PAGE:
Nov. 7 (Bloomberg) -- L’Oreal SA, the world’s biggest cosmetics maker, is losing share in mass-market makeup in western Europe as growth stalls in its biggest market amid austerity measures in the region’s south.
Portugal, Italy, Greece and Spain cost the Paris-based company one point of growth in the third quarter, leaving it “cautious” for the rest of 2011, Chief Executive Officer Jean-Paul Agon said today on a conference call. Sales in the three months through September rose 1.8 percent to 4.94 billion euros ($6.79 billion), in line with analysts’ estimates.
The fourth quarter will continue in the “same vein” as the third, Agon said, confirming the Maybelline maker’s full-year targets. L’Oreal’s growth trails that of New York-based rival Estee Lauder Cos., which said last week that recent economic uncertainty hadn’t significantly affected its business after quarterly sales rose 18 percent.
“We are tackling the last quarter with confidence” even though the situation remains difficult in southern Europe, Agon said in a statement.
L’Oreal’s 2011 sales will advance faster than the global cosmetics market as the maker of Kiehl’s lip gloss benefits from higher demand for luxury products in Asia. Profit will also rise this year, he confirmed. The global market is growing a little over 4 percent, Agon said on the call with analysts, adding that he expects similar market growth next year.
Sales at the consumer-products division, L’Oreal’s largest source of revenue, rose 3.4 percent excluding currency shifts and acquisitions, slowing from the 5.2 percent pace in the first half. The unit is gaining market share in North America, while the situation is gradually returning to normal in eastern Europe, L’Oreal said.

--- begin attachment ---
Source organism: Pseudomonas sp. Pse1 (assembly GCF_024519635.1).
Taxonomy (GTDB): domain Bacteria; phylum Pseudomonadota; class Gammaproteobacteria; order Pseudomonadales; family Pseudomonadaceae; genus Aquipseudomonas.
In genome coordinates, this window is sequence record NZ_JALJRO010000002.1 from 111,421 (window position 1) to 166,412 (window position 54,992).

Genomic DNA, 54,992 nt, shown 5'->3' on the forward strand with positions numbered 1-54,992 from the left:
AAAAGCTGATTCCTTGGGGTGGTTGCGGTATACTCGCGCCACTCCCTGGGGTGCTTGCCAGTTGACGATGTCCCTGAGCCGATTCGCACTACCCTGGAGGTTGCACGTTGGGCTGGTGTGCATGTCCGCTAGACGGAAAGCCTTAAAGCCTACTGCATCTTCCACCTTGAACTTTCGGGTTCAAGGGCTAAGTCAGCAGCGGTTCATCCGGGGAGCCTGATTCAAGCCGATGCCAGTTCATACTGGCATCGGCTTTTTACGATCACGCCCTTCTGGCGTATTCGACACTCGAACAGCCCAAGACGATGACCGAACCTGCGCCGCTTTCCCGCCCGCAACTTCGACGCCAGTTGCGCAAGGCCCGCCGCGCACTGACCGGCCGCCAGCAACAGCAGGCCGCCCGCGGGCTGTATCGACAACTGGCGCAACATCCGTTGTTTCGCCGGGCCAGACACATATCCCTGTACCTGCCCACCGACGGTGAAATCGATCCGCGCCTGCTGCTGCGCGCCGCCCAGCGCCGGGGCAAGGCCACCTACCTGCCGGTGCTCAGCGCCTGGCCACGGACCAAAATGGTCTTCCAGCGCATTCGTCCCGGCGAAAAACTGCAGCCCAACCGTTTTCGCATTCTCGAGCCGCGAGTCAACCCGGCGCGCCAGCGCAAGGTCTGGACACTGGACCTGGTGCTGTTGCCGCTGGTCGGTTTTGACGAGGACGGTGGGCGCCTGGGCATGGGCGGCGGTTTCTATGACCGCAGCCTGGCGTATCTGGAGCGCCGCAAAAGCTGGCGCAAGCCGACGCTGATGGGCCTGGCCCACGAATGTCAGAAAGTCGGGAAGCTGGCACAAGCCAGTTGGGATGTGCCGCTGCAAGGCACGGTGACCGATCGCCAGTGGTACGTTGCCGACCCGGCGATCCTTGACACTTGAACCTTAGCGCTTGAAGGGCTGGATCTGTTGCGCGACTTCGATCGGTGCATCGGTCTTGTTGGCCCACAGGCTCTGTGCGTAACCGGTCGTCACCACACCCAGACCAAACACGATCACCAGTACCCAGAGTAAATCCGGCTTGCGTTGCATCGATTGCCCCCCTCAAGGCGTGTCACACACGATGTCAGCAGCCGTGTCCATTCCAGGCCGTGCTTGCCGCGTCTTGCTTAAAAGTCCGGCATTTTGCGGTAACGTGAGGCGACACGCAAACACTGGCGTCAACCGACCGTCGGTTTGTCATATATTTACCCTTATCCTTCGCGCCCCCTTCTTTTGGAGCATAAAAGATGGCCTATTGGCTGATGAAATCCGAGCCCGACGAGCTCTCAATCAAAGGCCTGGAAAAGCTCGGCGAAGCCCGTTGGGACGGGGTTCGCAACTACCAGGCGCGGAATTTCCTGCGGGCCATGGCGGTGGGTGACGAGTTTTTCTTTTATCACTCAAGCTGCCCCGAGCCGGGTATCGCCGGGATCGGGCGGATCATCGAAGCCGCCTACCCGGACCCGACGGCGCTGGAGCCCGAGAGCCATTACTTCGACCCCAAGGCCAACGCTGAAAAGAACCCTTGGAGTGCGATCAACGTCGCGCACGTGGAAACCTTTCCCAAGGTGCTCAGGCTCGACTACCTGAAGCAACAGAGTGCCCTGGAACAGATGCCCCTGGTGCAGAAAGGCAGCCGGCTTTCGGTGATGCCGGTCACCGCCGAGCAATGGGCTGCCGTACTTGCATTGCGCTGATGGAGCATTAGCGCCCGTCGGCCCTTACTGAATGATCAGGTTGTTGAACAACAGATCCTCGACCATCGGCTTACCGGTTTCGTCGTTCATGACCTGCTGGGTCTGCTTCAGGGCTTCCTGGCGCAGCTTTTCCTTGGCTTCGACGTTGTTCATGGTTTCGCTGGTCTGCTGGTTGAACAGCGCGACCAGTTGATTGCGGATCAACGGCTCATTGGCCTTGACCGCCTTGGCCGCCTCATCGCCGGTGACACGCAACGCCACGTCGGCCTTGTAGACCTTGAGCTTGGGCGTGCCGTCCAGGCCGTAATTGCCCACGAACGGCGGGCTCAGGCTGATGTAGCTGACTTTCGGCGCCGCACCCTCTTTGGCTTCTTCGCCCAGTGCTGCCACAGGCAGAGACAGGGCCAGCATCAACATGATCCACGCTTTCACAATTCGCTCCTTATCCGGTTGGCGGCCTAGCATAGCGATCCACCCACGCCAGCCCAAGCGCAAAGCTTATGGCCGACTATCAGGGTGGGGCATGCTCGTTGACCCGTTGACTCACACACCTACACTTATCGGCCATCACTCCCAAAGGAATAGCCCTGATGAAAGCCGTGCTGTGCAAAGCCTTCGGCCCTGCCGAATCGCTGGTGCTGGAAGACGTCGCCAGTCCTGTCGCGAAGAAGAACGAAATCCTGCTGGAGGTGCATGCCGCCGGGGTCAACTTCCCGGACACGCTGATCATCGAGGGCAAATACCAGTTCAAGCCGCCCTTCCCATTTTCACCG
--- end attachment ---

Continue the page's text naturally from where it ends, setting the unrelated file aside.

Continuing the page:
Revenue rose 1.1 percent on that basis in western Europe, where the company generates more than a third of its sales. Sales advanced 4.6 percent in North America and 8.8 percent in so-called new markets, led by the Asia Pacific region.
Like-for-like sales declined 1.5 percent in eastern Europe. “In the dismal economic context, which has left no country unscathed, consumer confidence is weak and markets are proving difficult,” L’Oreal said, referring to the region.
“Management’s description of these results as good is stretching matters,” Andrew Wood, an analyst at Sanford C. Bernstein in New York, wrote in a note to clients. He has an “underperform” rating on the stock. “We wonder how long investors will be prepared to give L’Oreal its elevated valuations given such relatively lackluster results.”
L’Oreal retreated 0.5 percent in Paris trading today, giving the maker of Maybelline make-up and Garnier deodorant a market value of 46.6 billion euros. L’Oreal trades at 18.2 times estimated earnings. Procter & Gamble Co., maker of Max Factor, trades at about 15 times estimated earnings.
L’Oreal’s biggest shareholders are the Bettencourt family, which owned 30.9 percent at the end of 2010, and Nestle SA, which had 29.7 percent. Liliane Bettencourt, 89, is mentally unfit, a French judge said last month in a ruling that turned over management of her interests to her daughter and grandsons.
Comparable sales at the professional products division, which supplies treatments including Inoa hair colorant to beauty salons, rose 2.6 percent. Europe and the U.S. are “sluggish markets” for the category, L’Oreal said.
Comparable sales at the luxury unit, whose products include Yves Saint Laurent and Giorgio Armani fragrances, climbed 8.8 percent. The increase reflects a “dynamic retail sales trend” amid the launch of new products such as Biotherm’s Skin Vivo Uniformity anti-aging line, the company said.
Active cosmetics sales gained 5.4 percent with La Roche Posay sun care maintaining its momentum across all markets, L’Oreal said. Body Shop revenue increased 2.4 percent as it introduced Extra Virgin Minerals foundations and extended travel retail to more than 40 countries. The dermatology division’s sales gained 8.1 percent, L’Oreal said.
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